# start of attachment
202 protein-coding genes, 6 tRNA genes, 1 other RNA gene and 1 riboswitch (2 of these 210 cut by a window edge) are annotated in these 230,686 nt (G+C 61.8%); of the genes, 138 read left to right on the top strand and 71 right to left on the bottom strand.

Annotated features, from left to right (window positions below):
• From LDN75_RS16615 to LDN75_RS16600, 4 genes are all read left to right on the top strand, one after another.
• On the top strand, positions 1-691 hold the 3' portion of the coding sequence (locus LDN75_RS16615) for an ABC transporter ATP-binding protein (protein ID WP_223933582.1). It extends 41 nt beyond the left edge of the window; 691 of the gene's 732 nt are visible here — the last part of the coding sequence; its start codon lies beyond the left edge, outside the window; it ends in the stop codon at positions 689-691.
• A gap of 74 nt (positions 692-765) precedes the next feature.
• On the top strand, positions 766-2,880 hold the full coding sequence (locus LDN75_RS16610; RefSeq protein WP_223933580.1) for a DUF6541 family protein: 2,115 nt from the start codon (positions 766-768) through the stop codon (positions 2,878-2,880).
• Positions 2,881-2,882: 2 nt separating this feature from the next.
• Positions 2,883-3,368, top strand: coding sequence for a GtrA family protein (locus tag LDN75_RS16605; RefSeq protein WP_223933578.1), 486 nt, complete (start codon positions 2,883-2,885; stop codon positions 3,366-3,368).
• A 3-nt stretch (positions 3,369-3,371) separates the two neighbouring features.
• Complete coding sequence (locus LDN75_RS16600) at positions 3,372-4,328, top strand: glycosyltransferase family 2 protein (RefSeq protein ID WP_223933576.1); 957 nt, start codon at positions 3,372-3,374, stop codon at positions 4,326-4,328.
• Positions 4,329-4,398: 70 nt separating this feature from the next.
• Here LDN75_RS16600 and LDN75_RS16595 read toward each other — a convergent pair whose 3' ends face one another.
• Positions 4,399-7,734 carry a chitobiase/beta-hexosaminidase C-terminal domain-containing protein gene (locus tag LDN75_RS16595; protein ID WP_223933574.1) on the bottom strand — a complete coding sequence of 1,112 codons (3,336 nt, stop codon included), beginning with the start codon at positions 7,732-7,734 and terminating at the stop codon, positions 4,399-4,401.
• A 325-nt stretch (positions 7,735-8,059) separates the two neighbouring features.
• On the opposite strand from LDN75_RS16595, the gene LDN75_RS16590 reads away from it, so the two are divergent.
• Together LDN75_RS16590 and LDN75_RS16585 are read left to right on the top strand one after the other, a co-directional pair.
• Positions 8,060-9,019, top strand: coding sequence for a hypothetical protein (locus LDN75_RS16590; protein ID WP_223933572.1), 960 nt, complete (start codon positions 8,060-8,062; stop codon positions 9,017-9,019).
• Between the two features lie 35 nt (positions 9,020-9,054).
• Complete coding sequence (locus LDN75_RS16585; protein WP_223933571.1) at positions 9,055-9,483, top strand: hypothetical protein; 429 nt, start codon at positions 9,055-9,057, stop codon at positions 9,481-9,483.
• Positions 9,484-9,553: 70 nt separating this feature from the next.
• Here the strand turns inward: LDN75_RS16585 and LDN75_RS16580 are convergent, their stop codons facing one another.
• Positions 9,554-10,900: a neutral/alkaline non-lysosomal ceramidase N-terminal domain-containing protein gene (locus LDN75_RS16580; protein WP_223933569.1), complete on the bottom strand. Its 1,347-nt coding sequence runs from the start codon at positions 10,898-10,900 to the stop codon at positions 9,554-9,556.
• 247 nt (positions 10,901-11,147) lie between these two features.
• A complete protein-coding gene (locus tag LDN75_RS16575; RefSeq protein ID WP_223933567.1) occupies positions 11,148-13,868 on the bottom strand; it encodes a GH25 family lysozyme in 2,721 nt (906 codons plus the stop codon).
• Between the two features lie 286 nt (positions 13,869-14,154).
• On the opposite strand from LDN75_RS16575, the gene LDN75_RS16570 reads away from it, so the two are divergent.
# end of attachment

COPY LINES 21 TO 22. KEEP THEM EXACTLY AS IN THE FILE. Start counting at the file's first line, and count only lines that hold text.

• Here the strand turns inward: LDN75_RS16585 and LDN75_RS16580 are convergent, their stop codons facing one another.
• Positions 9,554-10,900: a neutral/alkaline non-lysosomal ceramidase N-terminal domain-containing protein gene (locus LDN75_RS16580; protein WP_223933569.1), complete on the bottom strand. Its 1,347-nt coding sequence runs from the start codon at positions 10,898-10,900 to the stop codon at positions 9,554-9,556.